David Schiff, whose music essays have appeared in The Atlantic Monthly for several years, writes with a composer's ear: when he isn't writing, teaching at Reed College, in Portland, Oregon, where his courses touch on all kinds of music, or conducting the Reed undergraduate orchestra, he is composing. His opera Gimpel the Fool has been produced six times, and he is at work on concertos for jazz violin and viola.
Schiff is a born New Yorker (he was educated at Columbia, the Manhattan School of Music, and Juilliard), and the city's rhythms appear both in his prose and in his music. So do Jewish themes. This month Schiff shows how Irving Berlin's immersion in American culture helped to transform a Russian Jewish immigrant into the nation's chief anthem maker. His new viola concerto, inspired by klezmer music, is based on a fable of a cantor who leaves nineteenth-century Poland to seek fame and fortune in Western Europe and, to his ultimate destruction, finds it.
Currently Schiff is revising his award-winning book The Music of Elliott Carter (1983), examining the works that Carter, under whom Schiff studied, has written since the book was published. And he is writing a book on George Gershwin's Rhapsody in Blue. The new book grew out of Schiff's June, 1993, Atlantic cover story on Leonard Bernstein. In his research Schiff found that Bernstein bore a grudge against Rhapsody in Blue: "He said it was just a collection of tunes, and you could rearrange it in any order--he accused it of having no musical form." Through imaginative reconstruction based on what he calls "sleuthing," Schiff is composing source material like what Gershwin might have drawn on--his musical trunk of ideas--in order to explain how Gershwin could have composed the piece so "artfully" in a matter of weeks.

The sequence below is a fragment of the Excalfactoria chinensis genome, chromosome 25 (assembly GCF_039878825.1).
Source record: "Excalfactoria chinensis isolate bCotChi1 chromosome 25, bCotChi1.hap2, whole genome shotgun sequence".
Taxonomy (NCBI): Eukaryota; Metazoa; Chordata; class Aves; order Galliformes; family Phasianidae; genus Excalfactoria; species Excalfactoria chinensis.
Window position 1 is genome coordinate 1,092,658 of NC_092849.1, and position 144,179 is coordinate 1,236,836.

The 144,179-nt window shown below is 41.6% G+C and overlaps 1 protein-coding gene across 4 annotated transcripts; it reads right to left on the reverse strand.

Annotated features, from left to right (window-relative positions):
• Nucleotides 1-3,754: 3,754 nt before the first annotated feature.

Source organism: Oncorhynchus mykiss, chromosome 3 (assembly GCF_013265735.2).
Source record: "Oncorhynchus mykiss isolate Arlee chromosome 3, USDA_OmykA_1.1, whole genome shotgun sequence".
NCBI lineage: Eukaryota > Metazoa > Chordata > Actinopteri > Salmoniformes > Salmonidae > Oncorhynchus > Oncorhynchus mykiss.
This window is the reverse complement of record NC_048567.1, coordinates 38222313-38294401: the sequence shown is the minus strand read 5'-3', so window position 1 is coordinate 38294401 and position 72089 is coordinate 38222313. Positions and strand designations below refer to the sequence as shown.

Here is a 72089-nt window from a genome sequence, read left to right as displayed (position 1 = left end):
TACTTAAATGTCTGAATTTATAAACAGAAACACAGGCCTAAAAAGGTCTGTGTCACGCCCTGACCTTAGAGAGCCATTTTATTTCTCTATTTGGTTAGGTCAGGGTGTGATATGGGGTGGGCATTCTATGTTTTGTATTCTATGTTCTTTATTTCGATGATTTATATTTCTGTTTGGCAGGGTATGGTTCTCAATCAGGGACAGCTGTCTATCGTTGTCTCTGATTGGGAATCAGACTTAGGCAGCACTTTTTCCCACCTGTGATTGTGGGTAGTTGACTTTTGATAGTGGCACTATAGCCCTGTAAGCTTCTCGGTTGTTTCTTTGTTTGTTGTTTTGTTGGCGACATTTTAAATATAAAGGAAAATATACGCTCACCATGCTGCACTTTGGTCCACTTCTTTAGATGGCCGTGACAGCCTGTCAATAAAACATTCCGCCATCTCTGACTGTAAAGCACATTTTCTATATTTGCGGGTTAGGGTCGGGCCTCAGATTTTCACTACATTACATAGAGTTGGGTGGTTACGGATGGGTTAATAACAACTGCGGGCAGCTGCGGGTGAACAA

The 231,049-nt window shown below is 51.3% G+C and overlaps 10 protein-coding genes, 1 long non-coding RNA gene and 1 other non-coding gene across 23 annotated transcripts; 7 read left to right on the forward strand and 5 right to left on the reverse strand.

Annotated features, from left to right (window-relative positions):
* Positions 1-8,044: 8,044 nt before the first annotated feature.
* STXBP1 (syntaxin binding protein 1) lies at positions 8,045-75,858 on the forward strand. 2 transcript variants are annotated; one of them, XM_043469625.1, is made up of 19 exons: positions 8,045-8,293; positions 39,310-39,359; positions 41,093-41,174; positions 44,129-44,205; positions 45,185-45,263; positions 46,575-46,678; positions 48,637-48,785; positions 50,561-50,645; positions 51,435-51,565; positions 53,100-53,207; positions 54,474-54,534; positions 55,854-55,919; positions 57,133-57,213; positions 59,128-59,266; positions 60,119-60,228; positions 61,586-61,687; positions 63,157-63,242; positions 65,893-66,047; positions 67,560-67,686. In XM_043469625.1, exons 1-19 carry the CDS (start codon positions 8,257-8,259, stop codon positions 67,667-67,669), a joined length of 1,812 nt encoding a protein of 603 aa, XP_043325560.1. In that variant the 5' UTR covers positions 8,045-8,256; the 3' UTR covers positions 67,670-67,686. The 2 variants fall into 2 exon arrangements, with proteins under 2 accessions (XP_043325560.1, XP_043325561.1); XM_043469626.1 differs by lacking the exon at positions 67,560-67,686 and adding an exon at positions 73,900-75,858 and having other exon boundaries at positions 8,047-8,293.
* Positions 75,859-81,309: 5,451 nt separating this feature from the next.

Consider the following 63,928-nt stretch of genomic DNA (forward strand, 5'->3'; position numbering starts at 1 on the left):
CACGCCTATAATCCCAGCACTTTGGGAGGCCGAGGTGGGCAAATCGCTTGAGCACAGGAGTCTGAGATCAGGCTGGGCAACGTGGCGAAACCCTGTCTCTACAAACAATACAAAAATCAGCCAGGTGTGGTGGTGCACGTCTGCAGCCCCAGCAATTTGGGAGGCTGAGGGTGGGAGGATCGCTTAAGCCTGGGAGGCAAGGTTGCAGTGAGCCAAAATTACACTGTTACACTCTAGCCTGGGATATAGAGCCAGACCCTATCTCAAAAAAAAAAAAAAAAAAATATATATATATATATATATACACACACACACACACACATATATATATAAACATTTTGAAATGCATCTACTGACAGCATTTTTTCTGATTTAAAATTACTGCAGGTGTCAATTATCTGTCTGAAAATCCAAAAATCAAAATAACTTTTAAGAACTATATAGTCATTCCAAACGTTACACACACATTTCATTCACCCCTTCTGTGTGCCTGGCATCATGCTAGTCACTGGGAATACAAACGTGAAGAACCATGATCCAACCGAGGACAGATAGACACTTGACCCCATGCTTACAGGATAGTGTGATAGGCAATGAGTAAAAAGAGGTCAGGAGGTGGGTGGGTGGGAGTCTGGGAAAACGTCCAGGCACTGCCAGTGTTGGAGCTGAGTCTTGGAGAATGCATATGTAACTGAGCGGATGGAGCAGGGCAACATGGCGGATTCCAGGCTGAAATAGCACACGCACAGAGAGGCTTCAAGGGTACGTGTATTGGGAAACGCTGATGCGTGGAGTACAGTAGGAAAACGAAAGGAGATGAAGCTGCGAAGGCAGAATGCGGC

"I love writing for the theater," Schiff says, by way of introducing a piece of music he recently and very reluctantly abandoned. This one contained little of New York and nothing Jewish: Schiff and the librettist Stuart Flack imagine a meeting between Wallace Stevens and Charles Ives on a train back from the 1935 Harvard-Yale game. The two couldn't find anyone to commission it, though: "No sex, no violence, and two middle-aged men as heroes." Schiff seems as adept at straddling cultures as the composers he writes about. We're betting he'll find a taker.
The Atlantic Monthly; March 1996; 745 Boylston Street; Volume 277, No. 3; page 6.